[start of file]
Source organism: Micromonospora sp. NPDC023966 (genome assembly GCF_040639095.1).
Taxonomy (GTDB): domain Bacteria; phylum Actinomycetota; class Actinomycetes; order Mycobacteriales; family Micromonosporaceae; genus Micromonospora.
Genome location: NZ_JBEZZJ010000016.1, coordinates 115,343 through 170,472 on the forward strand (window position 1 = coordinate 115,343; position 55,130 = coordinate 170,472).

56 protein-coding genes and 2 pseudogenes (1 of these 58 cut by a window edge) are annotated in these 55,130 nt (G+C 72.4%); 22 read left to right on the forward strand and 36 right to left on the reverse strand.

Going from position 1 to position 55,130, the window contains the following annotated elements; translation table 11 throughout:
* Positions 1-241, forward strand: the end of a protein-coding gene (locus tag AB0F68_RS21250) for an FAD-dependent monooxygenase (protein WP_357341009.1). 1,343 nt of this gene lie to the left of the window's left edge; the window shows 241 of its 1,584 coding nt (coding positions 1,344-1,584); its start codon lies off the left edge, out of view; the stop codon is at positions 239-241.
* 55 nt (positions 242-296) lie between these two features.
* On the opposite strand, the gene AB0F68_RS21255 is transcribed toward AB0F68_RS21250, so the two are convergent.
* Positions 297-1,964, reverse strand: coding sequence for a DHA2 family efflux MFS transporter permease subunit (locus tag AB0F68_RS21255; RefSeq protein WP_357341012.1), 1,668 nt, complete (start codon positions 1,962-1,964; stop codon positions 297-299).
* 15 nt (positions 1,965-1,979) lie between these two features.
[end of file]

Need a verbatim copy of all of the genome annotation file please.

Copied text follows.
Source organism: Micromonospora sp. NPDC023966 (genome assembly GCF_040639095.1).
Taxonomy (GTDB): domain Bacteria; phylum Actinomycetota; class Actinomycetes; order Mycobacteriales; family Micromonosporaceae; genus Micromonospora.
Genome location: NZ_JBEZZJ010000016.1, coordinates 115,343 through 170,472 on the forward strand (window position 1 = coordinate 115,343; position 55,130 = coordinate 170,472).

56 protein-coding genes and 2 pseudogenes (1 of these 58 cut by a window edge) are annotated in these 55,130 nt (G+C 72.4%); 22 read left to right on the forward strand and 36 right to left on the reverse strand.

Going from position 1 to position 55,130, the window contains the following annotated elements; translation table 11 throughout:
* Positions 1-241, forward strand: the end of a protein-coding gene (locus tag AB0F68_RS21250) for an FAD-dependent monooxygenase (protein WP_357341009.1). 1,343 nt of this gene lie to the left of the window's left edge; the window shows 241 of its 1,584 coding nt (coding positions 1,344-1,584); its start codon lies off the left edge, out of view; the stop codon is at positions 239-241.
* 55 nt (positions 242-296) lie between these two features.
* On the opposite strand, the gene AB0F68_RS21255 is transcribed toward AB0F68_RS21250, so the two are convergent.
* Positions 297-1,964, reverse strand: coding sequence for a DHA2 family efflux MFS transporter permease subunit (locus tag AB0F68_RS21255; RefSeq protein WP_357341012.1), 1,668 nt, complete (start codon positions 1,962-1,964; stop codon positions 297-299).
* 15 nt (positions 1,965-1,979) lie between these two features.